When Kouichi does get into the school system, it’s a pretty stiff affair there at first, but there are plenty of people who want to talk to him since he did come from Tokyo. He’s able to hold his own, but thankfully the show doesn’t try to name everyone quickly and push connections. It’s a lot of people who talk and get to know him and it showcases the way the class is structured a bit as you can see some of the cliques that have formed over time. With Kouchi walking around a bit and making some mild friends at the least, what ends up driving things is finding Mei there as well as it’s a surprise to him. The show brings in a great sense of unease, both through pacing and the music choices it uses, but it takes some time to really start showing where it wants to go and what it wants to be. But with the nature of the show, and its origins, it’s to be expected and what we get here certainly teases more than enough to draw the fans of the genre in and a few others as well.
With Another, we get a series that’s going to spend a lot of its time trying to unearth the truth of what’s going on but also a way to deal with it. The class mystery, that extends back twenty-six years and involves Kouchi’s own family in a way, is the primary focus as we see him slowly exposed to what’s going on. With one student, a mystery girl named Mei that he meets before actually starting school itself, reveals to him the weirdness of the class in that one student within the class is always ignored so as to try and stave off a curse of sorts that would cause many of those within the class – and their families – to suffer tragedies and die. The problem comes in that Kouchi has already started talking to Mei, even though he’s not supposed to, and the class itself makes a mistake in that they don’t actually tell Kouichi about the deal and the history of the class. This eventually leads him to being cut off by others as well in order to restore balance, but it doesn’t actually do anything.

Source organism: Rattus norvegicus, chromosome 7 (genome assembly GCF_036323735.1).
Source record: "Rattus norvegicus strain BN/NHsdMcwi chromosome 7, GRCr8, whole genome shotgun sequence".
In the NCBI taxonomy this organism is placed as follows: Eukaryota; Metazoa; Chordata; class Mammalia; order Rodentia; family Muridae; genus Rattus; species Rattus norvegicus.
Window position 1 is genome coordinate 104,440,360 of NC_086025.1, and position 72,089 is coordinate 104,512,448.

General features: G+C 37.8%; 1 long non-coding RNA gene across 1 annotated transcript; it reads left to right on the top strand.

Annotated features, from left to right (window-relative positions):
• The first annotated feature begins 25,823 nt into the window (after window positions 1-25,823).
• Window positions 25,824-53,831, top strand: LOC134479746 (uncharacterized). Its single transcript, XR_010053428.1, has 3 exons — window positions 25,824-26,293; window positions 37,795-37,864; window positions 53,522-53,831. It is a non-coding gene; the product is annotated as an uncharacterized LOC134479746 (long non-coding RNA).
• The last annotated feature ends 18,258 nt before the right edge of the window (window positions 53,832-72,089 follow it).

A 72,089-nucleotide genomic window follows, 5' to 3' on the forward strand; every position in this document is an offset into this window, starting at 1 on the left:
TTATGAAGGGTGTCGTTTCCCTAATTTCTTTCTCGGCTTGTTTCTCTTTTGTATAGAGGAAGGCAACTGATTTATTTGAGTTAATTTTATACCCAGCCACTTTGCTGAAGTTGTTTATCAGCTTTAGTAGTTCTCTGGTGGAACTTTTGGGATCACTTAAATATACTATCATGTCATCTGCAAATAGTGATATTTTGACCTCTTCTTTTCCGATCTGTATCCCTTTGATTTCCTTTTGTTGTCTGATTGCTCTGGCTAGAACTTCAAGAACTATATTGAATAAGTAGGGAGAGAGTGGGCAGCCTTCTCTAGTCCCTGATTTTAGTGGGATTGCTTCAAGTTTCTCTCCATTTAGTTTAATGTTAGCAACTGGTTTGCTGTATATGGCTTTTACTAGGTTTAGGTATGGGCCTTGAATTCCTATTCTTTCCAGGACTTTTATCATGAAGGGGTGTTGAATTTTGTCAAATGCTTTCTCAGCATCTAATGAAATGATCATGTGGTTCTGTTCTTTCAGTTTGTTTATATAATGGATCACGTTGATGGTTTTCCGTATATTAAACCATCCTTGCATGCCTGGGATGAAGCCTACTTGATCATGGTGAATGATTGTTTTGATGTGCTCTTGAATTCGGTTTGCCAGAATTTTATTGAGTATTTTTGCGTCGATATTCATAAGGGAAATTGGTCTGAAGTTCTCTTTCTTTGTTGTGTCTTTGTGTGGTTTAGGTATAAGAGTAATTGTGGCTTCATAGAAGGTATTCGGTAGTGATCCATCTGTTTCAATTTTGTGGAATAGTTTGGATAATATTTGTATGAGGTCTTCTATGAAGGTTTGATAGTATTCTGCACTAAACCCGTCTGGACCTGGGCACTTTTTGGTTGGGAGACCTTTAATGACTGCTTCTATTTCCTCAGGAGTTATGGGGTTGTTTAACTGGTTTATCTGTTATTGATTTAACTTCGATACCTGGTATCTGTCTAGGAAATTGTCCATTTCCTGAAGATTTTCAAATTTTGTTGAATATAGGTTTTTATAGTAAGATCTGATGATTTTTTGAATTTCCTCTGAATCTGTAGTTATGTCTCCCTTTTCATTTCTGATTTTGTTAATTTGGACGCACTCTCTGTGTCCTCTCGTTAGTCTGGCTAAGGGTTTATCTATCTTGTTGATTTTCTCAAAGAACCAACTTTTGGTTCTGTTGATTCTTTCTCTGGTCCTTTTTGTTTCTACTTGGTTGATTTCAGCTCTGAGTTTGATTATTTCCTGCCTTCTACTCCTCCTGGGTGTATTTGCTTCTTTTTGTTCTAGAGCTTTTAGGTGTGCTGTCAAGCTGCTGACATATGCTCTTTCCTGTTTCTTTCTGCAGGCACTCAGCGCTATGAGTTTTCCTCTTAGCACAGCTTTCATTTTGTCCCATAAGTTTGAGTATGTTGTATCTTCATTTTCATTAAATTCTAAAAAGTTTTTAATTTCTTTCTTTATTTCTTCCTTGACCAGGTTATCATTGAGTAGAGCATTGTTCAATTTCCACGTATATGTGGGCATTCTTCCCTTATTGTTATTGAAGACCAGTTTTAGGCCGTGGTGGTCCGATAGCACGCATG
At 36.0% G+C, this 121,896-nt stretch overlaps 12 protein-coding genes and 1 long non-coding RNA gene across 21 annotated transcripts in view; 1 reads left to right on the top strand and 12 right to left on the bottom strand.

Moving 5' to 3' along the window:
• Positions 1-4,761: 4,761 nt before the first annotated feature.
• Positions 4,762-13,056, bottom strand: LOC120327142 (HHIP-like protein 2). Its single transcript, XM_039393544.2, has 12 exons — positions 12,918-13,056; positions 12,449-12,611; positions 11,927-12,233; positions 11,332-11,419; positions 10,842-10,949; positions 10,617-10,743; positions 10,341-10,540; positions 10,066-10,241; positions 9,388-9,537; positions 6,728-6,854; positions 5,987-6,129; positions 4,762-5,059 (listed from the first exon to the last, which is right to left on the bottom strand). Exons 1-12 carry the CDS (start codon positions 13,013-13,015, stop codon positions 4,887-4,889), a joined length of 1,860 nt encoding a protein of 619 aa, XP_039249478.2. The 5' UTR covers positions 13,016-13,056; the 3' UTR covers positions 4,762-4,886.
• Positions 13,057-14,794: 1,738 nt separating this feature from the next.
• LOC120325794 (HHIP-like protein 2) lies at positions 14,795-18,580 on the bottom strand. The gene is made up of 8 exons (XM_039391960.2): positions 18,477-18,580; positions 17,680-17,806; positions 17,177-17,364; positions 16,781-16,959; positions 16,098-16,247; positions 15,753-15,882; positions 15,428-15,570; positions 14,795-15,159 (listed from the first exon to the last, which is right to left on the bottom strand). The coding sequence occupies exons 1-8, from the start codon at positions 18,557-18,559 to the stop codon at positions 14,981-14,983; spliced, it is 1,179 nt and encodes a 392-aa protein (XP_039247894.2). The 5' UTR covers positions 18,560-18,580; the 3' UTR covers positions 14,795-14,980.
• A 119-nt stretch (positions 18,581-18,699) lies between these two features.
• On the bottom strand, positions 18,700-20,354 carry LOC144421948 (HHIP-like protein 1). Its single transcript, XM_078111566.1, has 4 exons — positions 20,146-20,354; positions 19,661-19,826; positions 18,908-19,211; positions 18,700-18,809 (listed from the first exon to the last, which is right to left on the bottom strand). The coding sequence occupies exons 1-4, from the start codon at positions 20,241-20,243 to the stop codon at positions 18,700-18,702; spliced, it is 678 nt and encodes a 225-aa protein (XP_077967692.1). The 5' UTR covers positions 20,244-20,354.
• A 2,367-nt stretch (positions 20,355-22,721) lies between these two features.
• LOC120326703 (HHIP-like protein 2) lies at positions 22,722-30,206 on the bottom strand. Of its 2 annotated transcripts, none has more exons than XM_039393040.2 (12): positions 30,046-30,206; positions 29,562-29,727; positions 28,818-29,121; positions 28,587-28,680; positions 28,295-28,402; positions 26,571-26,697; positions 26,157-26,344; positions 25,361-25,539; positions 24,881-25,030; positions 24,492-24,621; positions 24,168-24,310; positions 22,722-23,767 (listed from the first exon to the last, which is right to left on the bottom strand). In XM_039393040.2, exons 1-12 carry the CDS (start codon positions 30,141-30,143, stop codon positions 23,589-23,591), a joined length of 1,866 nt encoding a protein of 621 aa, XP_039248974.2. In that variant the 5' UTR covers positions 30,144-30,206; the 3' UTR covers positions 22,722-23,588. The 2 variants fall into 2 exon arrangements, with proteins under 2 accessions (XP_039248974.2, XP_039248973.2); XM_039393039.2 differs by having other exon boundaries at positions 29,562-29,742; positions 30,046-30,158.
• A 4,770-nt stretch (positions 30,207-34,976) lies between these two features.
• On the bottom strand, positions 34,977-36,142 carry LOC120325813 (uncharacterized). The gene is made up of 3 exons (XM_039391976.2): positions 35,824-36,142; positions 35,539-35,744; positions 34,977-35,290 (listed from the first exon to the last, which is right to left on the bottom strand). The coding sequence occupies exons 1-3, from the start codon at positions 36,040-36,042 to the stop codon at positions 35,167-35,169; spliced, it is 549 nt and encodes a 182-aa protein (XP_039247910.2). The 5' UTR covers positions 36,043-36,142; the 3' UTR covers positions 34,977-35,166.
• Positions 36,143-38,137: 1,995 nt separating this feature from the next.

When I watched this show as a simulcast, it definitely has a slow build and you can see that within the marathon form of it as well. But unlike some shows that do spend their time just letting things idle for a bit, spending the time by punctuating it with teases of darkness and just setting the mood, Another goes the route of introducing brutality. It’s not as bad in a way as When They Cry in a way, but there are certainly similarities. Because of the way the “curse” works, once we get a couple of deaths under our belts, they start coming in more varied and shocking. But also with some hilarious moments as well where something is teased and is instead something else. Beach episode opening, I’m looking at you. Some of these deaths are shocking though, and the way the class reacts is pretty intriguing since they start taking it out on others, and specifically on Kouchi and Mei. But as the mystery deepens, and Kouichi and Mei start to investigate the truth behind it more and piece together aspects of it, it all leads to a large, well, conflagration of events, deaths and chaos that just lets it all hang out. The series really does a fantastic job of what it does, building up to the end and making it full of intriguing quiet moments and brutality throughout it.